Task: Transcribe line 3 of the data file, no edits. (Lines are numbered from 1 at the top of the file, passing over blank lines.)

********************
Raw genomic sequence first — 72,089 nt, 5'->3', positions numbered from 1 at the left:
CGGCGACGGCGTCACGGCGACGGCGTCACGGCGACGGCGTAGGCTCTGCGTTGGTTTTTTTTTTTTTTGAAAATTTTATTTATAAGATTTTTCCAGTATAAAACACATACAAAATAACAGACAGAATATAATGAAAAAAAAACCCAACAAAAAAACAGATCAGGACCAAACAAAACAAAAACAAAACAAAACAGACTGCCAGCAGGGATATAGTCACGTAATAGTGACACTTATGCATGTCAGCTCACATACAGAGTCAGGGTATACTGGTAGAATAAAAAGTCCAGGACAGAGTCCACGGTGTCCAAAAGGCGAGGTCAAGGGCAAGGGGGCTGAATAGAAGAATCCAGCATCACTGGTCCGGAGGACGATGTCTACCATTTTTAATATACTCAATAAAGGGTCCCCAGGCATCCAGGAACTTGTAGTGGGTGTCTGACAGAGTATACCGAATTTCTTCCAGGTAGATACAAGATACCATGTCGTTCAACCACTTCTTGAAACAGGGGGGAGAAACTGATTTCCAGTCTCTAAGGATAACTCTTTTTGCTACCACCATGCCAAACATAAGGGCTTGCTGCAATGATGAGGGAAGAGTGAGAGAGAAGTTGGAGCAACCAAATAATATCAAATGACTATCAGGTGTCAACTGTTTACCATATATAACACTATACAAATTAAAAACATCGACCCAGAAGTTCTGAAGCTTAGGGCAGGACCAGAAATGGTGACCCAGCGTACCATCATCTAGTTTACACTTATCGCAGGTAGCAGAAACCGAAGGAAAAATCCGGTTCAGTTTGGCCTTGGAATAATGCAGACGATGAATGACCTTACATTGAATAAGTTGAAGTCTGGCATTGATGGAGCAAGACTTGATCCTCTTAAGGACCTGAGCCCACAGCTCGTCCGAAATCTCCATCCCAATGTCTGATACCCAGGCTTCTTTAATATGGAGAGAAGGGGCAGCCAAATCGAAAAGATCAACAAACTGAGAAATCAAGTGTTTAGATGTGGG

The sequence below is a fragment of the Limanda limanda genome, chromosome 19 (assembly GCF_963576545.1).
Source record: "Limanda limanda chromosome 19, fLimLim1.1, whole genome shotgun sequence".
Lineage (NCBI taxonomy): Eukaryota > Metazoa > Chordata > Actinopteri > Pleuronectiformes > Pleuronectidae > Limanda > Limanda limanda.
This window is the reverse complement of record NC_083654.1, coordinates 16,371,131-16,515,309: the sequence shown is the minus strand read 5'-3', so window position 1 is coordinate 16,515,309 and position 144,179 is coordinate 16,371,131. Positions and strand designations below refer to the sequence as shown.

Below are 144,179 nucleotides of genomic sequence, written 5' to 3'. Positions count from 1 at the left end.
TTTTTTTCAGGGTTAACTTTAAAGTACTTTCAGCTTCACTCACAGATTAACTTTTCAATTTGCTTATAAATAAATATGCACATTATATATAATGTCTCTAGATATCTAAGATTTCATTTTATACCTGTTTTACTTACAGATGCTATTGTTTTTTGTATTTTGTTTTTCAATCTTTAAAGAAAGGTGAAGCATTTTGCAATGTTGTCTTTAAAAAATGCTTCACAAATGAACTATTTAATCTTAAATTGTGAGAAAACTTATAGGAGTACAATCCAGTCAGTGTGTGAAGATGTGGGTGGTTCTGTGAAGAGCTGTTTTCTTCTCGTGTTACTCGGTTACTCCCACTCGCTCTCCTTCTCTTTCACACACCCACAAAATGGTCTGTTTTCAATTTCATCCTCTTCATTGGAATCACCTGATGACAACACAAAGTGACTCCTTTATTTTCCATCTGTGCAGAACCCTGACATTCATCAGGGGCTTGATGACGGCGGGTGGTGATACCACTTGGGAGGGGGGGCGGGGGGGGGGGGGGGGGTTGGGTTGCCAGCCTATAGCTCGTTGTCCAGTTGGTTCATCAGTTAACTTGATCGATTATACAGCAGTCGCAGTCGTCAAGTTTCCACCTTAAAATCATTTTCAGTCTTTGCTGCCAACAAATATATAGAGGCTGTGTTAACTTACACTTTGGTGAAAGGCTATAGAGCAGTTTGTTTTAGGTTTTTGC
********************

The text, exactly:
The sequence below is a fragment of the Limanda limanda genome, chromosome 19 (assembly GCF_963576545.1).